The Peace Avenue trees in Fairlie have an estimated $100,000 worth of deferred maintenance.

CHARLIE O’MANNIN/Stuff

The Peace Avenue trees in Fairlie have an estimated $100,000 worth of deferred maintenance.

The reports the council is currently putting to tender will be paid for out of that fund.

The council also approved $10,000 from their operational reserves for an assessment on the condition of the Fairlie Peace Avenue trees, 500 oak trees that were planted to commemorate the end of World War I.

The peace trees were listed as an area of concern in the Xyst report.

General manager of operations Tim Harty said there is “quite a substantive amount of deferred maintenance in the trees” and the agenda item estimated the cost of the deferred maintenance at $100,000.

Councillor Anne Munro questioned whether the assessment should be extended to the trees in the rest of the district as well as the peace trees.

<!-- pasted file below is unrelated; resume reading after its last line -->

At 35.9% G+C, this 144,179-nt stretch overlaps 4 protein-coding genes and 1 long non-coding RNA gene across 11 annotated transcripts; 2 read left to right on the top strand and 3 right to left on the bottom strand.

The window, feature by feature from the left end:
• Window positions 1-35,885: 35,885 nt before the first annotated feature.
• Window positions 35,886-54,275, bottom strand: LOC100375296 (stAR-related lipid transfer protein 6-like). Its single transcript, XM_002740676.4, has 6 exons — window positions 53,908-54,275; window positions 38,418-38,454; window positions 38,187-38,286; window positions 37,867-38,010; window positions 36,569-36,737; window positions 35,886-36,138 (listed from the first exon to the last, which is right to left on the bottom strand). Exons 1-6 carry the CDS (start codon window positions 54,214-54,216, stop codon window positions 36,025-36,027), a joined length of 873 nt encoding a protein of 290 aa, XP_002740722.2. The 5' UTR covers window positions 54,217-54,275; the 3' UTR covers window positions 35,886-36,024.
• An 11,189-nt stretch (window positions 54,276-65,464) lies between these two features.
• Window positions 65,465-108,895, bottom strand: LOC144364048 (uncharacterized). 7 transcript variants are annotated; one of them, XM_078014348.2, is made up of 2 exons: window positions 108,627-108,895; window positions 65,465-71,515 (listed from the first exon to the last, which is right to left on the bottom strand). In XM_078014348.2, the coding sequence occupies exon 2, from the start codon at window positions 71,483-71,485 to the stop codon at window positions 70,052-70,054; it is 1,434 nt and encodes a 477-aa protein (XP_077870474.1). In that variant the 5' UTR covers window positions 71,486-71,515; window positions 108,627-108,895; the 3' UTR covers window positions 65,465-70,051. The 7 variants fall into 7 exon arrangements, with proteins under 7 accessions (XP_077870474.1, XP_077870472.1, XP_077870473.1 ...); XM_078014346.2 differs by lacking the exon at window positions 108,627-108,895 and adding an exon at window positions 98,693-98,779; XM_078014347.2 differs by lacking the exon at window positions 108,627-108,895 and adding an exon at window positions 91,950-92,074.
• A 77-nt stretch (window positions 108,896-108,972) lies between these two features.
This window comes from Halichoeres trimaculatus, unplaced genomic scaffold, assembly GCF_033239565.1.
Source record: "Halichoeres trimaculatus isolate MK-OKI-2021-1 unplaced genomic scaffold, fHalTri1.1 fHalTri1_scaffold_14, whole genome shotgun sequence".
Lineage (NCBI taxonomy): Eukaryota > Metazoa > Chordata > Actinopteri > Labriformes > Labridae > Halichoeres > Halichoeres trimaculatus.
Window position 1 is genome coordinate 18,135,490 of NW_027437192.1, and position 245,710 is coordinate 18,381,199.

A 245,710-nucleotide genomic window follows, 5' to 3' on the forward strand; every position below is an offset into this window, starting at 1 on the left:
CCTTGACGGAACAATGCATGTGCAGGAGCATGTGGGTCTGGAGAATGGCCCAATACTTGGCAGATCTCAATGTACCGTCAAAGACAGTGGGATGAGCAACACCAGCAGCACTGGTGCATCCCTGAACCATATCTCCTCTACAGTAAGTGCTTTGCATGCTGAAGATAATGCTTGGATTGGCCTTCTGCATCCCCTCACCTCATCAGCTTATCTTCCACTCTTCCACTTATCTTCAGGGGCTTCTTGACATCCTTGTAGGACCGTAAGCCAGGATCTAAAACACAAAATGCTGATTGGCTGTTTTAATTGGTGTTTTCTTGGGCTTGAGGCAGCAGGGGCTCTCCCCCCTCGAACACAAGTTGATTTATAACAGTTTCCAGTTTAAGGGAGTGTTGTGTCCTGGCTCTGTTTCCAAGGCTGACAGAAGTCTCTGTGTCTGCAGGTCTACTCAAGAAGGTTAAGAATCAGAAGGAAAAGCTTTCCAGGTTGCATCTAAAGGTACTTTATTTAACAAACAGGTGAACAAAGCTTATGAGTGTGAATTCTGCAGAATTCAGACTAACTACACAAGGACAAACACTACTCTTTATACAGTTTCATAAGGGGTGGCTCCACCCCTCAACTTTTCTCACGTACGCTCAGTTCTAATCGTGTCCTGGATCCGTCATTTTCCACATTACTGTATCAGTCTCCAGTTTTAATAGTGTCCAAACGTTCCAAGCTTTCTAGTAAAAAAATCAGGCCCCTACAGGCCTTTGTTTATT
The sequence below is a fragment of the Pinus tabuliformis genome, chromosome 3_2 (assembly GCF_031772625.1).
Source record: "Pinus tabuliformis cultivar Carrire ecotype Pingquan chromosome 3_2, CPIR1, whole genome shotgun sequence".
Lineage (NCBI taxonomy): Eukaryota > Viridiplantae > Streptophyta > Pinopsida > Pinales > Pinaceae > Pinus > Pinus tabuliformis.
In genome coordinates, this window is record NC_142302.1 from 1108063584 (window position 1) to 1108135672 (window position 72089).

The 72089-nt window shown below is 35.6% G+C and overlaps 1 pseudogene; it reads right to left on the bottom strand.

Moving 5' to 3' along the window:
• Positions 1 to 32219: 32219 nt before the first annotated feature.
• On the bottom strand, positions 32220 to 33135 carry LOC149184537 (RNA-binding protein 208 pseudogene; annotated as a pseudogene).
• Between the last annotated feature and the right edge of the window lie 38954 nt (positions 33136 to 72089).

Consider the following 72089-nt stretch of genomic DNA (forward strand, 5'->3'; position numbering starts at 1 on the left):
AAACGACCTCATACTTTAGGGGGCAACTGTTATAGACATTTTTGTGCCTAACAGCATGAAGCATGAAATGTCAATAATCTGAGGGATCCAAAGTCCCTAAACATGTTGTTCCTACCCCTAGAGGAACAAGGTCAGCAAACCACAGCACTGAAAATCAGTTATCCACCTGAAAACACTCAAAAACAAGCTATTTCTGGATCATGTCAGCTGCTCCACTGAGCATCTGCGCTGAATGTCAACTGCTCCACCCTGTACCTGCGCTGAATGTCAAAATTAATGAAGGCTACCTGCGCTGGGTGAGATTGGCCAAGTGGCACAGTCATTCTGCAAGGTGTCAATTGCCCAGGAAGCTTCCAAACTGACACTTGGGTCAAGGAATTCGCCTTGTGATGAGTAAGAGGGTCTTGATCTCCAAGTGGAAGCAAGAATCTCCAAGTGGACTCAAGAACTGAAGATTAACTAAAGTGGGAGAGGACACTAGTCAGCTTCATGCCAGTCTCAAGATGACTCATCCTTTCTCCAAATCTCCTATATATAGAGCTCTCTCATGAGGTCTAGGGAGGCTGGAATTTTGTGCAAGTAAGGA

“Isn’t it more cost effective to do an assessment of the whole jolly lot at the same time?” she asked.

Harty said while the trees in the rest of the district will need to be assessed at some point, the cost would be too high to assess them all at once.

“There are a number of trees where we don’t know even where they are, so we would have to have someone in the district going around for a week or two to do that; that would cost substantially more.’’

The cemeteries across the Mackenzie District are at risk from encroaching pine trees. Pictured is the Fairlie cemetery.

CHARLIE O’MANNIN/Stuff